New Yorkers/Nigerians host panel on state of girls in Nigeria

Nayaba Arinde | 6/12/2014, 11:36 a.m.
The kidnapped 276 Nigerian girls have not been returned to their homes in Chibok, Borno State, but neither have they ...
Nkechie Ogbodo addresses audience.

The kidnapped 276 Nigerian girls have not been returned to their homes in Chibok, Borno State, but neither have they been forgotten. While mothers, men and young people have gathered up their meager resources to trapse through the dense and deadly Sambisi Forest, where the abducted school girls were thought to be held initially, and the military tries to coordinate an adequate retrieval effort, people in other parts of the world are doing their part to keep the genuine #bringbackourgirls movement going.

Twice a week, the Rev. Herbert Daughtry and his Interfaith Clergy group hold a daily prayer vigil at the United Nations. On June 26, the Rev. Cheryl Anthony will be among a group of clergy heading to Nigeria to address the issue.

On Monday, June 9, Nkechie Ogbodo, president of Kechi’s Project, presented a forum with a host of organizations, individual activists and everyday people, gathered at 777 United Nations Plaza to discuss the “State of Girls in Nigeria.”

Kechie’s Project is a New York-based nonprofit dedicated to the education of Nigerian girls and is at the forefront of the effort to rescue the missing girls of Chibok. This forum addressed why Nigerian girls are under attack not only from the likes of Boko Haram but also from other cultural, religious and social entities that, Ogbodo said, keeps them perpetually at risk for situations such as “forced underage marriage, sexual and domestic abuse, the likelihood of becoming a victim of human trafficking, higher infection rate of AIDS/HIV and other STDs and little or no access to education.”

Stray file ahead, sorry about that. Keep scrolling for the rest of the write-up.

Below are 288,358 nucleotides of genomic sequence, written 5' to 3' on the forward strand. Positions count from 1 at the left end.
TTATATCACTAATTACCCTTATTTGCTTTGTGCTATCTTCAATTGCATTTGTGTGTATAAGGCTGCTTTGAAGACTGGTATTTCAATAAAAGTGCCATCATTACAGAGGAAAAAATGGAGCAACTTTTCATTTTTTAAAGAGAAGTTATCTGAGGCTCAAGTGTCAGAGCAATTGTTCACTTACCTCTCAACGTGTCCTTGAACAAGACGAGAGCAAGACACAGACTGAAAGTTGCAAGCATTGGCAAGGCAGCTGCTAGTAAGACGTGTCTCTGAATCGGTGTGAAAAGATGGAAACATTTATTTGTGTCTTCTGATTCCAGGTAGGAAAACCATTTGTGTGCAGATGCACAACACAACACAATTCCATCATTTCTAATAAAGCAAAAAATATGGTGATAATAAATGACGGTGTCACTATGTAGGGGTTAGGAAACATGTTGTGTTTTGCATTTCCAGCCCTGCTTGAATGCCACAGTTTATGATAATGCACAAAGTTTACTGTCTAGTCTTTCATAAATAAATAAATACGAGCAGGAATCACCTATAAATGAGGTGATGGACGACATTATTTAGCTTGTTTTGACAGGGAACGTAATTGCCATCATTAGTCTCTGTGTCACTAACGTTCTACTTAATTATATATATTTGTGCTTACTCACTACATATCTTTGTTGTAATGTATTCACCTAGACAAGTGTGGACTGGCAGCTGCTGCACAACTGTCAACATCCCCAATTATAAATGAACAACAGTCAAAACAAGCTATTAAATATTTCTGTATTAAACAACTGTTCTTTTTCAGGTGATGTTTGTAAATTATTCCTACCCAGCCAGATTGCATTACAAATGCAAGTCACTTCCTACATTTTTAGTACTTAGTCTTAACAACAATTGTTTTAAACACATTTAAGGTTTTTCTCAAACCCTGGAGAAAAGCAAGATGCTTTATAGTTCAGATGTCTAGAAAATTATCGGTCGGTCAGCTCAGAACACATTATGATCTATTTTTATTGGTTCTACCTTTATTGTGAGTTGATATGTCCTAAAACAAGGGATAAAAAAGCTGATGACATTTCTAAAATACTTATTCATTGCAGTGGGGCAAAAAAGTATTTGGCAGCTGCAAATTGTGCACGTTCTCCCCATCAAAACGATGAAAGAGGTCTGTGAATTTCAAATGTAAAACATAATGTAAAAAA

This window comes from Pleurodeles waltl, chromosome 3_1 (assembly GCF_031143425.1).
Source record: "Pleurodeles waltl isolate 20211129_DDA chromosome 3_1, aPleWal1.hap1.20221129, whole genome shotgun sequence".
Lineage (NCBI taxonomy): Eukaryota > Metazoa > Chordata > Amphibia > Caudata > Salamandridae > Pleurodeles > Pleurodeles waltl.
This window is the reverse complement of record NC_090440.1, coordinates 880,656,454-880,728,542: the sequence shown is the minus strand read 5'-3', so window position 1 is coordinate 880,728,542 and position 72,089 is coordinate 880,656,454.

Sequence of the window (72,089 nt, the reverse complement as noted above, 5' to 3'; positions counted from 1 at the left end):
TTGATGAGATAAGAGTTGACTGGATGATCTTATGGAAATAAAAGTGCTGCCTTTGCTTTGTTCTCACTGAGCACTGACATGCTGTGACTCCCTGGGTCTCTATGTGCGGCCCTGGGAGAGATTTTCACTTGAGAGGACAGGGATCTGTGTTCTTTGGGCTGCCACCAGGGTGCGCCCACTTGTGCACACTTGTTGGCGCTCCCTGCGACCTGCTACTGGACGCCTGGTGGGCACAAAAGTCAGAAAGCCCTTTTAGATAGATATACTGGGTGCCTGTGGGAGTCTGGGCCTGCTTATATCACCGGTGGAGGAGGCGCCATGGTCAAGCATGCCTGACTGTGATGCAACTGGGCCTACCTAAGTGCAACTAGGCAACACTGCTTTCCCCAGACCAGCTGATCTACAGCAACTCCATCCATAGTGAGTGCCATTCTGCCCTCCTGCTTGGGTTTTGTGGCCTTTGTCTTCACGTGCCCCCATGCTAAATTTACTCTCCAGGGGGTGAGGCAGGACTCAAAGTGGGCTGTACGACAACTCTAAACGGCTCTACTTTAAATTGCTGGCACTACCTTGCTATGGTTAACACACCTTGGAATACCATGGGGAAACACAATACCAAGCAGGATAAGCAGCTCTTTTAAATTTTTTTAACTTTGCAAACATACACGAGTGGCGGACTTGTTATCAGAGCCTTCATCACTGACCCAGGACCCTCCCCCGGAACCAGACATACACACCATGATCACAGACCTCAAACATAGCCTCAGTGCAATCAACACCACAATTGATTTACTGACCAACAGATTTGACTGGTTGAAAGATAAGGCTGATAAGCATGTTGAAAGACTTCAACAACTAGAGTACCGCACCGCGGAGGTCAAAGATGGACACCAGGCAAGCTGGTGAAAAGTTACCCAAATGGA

Featured panelists were guest speaker Stacey Scarpone, executive director, Women’s Fund of Long Island; our own Nana Brew-Hammond; Rahama Kassim of Civil Society of Nigeria (who flew in from Kano that same day); Nana Afsou-Randal of Voices of African Mothers; Dahiru Tahir Biu (with at least one Boko Haram family member) of the Nigerian American Leadership Council; and Bobby Diggy of Island Voice (Staten Island). It was a riveting and informative presentation and discussion.

“At our panel discussion events, we are about collective processes to get things done, one young girl at a time, both in Africa and internationally,” Ogbodo stated. “It was such a good thing to get together to be inspired as we did today. We are not asking for favors from the Nigerian government, but we only try to tell the truth about the Chibok girls and beyond. Truth is not politics, as we have all seen. Politics is just a means to an end but not always the desired end.”

With issues such as Nigerian President Goodluck Jonathan’s 2015 re-election bid being bandied about as a possible cause for a calculated destabilizing effort, to the speculation as to possible underhanded international collusion in the funding and supplying of the notorious Boko Haram, Ogbodo stresses that Kechie’s Project is not about politics. “We are about movements, changes and working together. We promise to fight on until the Chibok girls are found.”

Professor Stella Okereke, chairperson of Daughters of Africa in Diaspora, spoke on how to move Nigeria forward. She emphasized her organization’s priority: “To increase the awareness of gender wrongs and advocate action for essential human progress, transformation that adds value to life and puts a lid on unjust policies and discriminatory acts aimed at retarding the girl-child.”